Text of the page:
This Guy Will Try Anything
Best-selling author’s whacky lifestyle experiments test the bonds of matrimony – and sanity
A.J. Jacobs sizes up his formidable foe, brown eyes narrowed behind the slim wire frames of his glasses. His enemy is freshly baked and smells temptingly like chocolate chips, cinnamon and nutmeg. His enemy is round, with crispy edges and a soft, chewy center. His enemy, right now, is a cookie.
Finally, Jacobs asks: “Is it organic?”
Unfortunately, it is not. He shrugs, and his face splits with a quick, sudden grin— the smile of a mischievous boy about to break the rules.
“Don’t tell my publisher,” he says, and takes a big bite.
Jacobs, bestselling author of “The Know-It-All, The Year of Living Biblically,” and the new “The Guinea Pig Diaries: My Life as an Experiment,” is a few months into his latest project: a year spent trying to become the healthiest person alive. This means only eating foods with less than five ingredients, going to the gym for the first time in his life, and of course, no cookies. But this time the cookie wins, if only because Jacobs has the pained look of someone who knows he’d eat frog legs in ketchup before hurting the feelings of the young baker who’s offering. Jacobs is probably what most people would call a Nice Guy.
He is a nice guy, who for the sake of one of his zany lifestyle experiments, unleashed his inner jerk to practice Radical Honesty, a movement started by psychotherapist Dr. Brad Blanton that requires chucking the filter between your brain and your mouth out the window. “He found it to be scary,” Blanton said.
Jacobs’ wife, Julie, confirms that he hates confrontation. At one point, he had to tell her somewhat tedious friends after a chance encounter at a restaurant that he never wanted to see them again. Radical honesty works, Jacobs mumbles, a tad embarrassed. He hasn’t seen the couple since.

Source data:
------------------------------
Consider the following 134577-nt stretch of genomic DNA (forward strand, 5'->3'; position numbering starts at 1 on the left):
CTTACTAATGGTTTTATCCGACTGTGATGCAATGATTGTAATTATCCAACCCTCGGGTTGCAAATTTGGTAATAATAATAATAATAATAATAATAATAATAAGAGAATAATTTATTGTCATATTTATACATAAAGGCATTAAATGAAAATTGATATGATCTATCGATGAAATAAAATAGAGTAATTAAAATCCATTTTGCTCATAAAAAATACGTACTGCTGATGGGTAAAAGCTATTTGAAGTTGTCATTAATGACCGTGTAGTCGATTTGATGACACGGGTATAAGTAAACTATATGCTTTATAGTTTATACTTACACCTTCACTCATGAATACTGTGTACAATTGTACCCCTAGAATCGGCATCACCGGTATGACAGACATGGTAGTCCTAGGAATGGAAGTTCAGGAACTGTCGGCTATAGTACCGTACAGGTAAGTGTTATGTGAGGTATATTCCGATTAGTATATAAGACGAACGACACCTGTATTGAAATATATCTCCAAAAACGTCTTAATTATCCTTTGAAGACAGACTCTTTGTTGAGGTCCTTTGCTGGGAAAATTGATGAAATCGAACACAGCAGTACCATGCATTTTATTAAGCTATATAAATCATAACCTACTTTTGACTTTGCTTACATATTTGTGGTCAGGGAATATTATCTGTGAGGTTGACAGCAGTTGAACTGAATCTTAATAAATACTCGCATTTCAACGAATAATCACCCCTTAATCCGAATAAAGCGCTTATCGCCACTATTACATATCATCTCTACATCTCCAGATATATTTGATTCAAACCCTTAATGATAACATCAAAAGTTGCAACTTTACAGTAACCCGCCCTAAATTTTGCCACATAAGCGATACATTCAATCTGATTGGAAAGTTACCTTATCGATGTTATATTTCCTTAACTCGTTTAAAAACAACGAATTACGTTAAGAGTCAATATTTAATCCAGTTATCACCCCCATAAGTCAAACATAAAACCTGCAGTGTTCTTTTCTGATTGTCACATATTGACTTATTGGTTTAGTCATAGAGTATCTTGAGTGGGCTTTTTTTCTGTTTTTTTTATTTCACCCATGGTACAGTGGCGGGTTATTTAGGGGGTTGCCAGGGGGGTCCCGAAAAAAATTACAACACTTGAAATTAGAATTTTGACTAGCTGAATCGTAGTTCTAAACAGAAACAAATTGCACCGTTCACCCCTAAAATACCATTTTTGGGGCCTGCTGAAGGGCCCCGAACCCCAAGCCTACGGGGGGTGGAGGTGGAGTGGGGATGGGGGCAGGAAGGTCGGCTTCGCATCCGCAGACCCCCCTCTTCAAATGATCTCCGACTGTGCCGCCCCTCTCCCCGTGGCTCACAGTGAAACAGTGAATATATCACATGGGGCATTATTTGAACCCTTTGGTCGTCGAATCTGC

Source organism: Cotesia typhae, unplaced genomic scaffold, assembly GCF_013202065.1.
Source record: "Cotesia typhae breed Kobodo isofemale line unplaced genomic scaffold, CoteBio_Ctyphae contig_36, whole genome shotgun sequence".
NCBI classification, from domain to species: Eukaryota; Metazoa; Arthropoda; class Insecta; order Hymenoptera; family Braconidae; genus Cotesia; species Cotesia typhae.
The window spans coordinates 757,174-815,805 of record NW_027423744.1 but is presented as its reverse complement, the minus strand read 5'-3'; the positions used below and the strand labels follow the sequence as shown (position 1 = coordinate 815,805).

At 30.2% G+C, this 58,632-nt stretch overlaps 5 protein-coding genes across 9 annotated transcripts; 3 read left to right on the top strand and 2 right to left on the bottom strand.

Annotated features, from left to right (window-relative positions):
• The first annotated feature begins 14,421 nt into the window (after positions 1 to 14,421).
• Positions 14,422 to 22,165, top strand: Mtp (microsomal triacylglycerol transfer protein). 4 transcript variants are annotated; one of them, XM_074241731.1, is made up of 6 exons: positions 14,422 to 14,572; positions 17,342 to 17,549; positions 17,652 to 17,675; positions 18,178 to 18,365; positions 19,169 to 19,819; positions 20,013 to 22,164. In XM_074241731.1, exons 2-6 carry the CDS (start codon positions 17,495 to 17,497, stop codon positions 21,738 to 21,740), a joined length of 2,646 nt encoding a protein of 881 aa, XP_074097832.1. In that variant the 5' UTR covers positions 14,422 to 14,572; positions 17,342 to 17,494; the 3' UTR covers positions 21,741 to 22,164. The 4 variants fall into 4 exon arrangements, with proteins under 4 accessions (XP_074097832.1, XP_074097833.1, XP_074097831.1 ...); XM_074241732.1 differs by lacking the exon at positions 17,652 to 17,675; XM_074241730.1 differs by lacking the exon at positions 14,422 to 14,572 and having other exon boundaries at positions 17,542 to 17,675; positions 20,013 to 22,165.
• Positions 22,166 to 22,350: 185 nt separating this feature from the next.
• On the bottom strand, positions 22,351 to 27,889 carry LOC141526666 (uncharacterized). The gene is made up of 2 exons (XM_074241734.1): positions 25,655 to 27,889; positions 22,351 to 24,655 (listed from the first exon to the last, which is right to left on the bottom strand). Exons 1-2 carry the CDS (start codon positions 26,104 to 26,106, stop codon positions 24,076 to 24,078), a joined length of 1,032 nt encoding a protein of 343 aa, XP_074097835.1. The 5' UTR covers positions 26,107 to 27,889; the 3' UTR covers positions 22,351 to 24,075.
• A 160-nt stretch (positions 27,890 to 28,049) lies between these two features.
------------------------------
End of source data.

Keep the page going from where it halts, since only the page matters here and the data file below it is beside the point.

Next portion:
This radically honest quagmire of marital relations is only one of the near-disasters Jacobs seems to court in “The Guinea Pig Diaries,” which Kirkus Reviews called “a lightweight but endearing and nimble look at how pursuing absurd extremes can illuminate the more mundane aspects of contemporary existence.”
Over several months, Jacob goes on an undercover online dating adventure as his children’s attractive nanny; poses naked at the request of the actress Mary Louise Parker for a spread in Esquire; and outsources his entire life, including arguments with his wife, to India. And in case you feel sorry for the long-suffering Julie, there’s “Whipped”— the month Jacobs spends at his wife’s beck-and-call. It was his answer to readers who wrote to inform him that she must be some kind of saint to put up with the by-products of his experiments: disgustingly long biblical beard, countless useless facts, writing down everything she says to use for fodder in his books.
“They said that I put my wife through so much that I needed to pay her back,” Jacobs said, sheepishly. This may be true, but there’s a bright side to living life on the record.
“I don’t have to send a holiday letter to anyone,” Julie cracked. For Julie is funny, too. “I feel like I should bring one of his books to my high school reunion and say, ‘here! Here’s sort of an update of what I’ve been doing.”’